Skin is the largest organ of the body. A living and breathing entity, skin is our physical barrier to all that we come in contact with. Products that we massage, rub, smear, draw or pat onto the skin are absorbed into our bodies; first through the layers of dermis, then into the capillaries of our circulatory system and eventually they are distributed systemically. While it is obvious that the food we ingest has a direct correlation to our health, the association between our health and what our skin absorbs is a relatively new understanding. Controversy around cosmetics and body products erupts when the applied products contain less than natural ingredients.
People who suffer with Multiple Chemical Sensitivity (MCS) are especially weary of what they put on their skin. One drop of lotion with a toxic ingredient can cause a substantial allergic reaction for these people. A major indicator of chemical sensitivity is multi-system disease: this is because once the chemicals enter the body, they enter the bloodstream and circulate to all parts of the body — including the brain. As industry continues to develop, and an increasing amount of chemicals and toxins are released into our environment, MCS is becoming more and more common. The U.S. Environmental Protection Agency reported that about one-third of people working in sealed buildings claimed to be sensitive to one or more common chemicals. MCS is thought to afflict somewhere between 2 percent and 15 percent of the American public, and appears to be increasing, according to a publication of the American Chemical Society.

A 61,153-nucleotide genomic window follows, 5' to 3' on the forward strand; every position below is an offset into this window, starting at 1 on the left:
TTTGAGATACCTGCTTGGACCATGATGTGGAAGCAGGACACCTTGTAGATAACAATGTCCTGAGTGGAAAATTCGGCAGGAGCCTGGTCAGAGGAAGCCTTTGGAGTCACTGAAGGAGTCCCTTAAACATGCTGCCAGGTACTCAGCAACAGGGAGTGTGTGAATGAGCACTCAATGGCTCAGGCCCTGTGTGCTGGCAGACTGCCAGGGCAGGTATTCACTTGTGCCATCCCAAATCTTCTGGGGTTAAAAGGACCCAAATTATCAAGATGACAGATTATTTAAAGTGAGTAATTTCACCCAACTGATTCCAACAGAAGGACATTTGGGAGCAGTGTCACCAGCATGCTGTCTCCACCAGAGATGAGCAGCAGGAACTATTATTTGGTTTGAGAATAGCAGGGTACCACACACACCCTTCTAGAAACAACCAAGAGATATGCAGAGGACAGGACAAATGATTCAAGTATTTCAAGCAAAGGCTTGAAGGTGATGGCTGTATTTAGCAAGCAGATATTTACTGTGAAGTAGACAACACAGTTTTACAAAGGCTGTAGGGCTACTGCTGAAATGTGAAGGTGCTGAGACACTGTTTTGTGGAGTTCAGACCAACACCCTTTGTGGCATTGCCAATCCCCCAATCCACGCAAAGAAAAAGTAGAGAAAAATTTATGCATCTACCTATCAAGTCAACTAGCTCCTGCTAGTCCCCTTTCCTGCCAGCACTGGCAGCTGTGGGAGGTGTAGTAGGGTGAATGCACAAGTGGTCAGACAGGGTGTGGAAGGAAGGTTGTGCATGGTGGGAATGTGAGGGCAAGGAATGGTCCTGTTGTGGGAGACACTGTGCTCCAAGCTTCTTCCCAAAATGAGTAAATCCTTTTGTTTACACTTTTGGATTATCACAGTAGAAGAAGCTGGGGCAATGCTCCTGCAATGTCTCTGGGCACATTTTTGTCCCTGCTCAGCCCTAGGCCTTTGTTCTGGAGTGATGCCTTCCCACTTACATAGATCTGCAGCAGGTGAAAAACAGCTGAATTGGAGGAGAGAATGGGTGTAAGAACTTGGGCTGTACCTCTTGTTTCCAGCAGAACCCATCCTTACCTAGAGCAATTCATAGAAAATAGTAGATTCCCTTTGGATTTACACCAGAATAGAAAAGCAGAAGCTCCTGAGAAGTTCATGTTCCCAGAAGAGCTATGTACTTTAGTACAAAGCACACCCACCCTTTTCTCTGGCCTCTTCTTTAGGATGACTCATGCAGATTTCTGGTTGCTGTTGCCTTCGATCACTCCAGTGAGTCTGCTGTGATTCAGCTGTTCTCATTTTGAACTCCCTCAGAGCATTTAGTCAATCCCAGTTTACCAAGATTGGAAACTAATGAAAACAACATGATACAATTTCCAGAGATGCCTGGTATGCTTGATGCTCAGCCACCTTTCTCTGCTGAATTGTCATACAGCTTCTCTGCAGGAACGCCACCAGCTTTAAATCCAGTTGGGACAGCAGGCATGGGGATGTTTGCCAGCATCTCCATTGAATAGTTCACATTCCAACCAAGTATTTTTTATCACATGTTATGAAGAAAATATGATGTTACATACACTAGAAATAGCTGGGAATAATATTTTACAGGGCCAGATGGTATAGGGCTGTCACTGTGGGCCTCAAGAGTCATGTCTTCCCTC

Beginning in 2002, freedom from chemicals and synthetics in personal care products had been easy to find, by looking for the U.S. Agriculture Department’s round, green “USDA Organic” label. Unfortunately, that green label will no longer appear on body products. The USDA’s National Organic Program department head, Barbara Robinson, says that “This is USDA — I don’t know anything about the cosmetics industry, or toothpaste, or body lotions and hand cream.” As reported on June 2, 2005 by the Associated Press, Robinson said that the law creating the organic program, the Organic Foods Production Act, was not intended to cover products besides food.
Federally mandated requirements to ensure consumer safety and accurate labeling for ingestibles has yet to apply to body products. The Campaign for Safe Cosmetics claims that loopholes in U.S. federal law allow the cosmetics industry to put unlimited amounts of chemicals into personal care products with no required testing, no monitoring of health effects, and inadequate labeling requirements. A recent study by the Environmental Working Group revealed that a third of 7,500 cosmetics and personal care products assessed contained chemicals that are linked to cancer.
The personal care and cosmetics industry is in a unique position, where the former “gold standard” of quality is no longer applicable. Easy recognition by consumers that a product contains organic ingredients will need a different avenue of support. That same pillar of support can lobby against the industry giants that are working hard to maintain the right to use less than natural ingredients in their products. Consumers must educate themselves on the value of chemical-free personal care products, and put pressure on the cosmetics companies. During the week of June 18th-26th, the Campaign for Safe Cosmetics has a goal to lobby American cosmetic companies to support two new important bills for safe cosmetic legislation. To find out how you can help, visit the site www.safecosmetics.org.
As a massage therapist, applying lotions, oils and creams to your clients exposes both you and your clients to skin absorption of the applied product. Your awareness of the ingredients you are applying is a proactive way to enhance the care you give. Choosing to use products that are made with natural ingredients supports the body’s healing process, not just for your client — but also for yourself.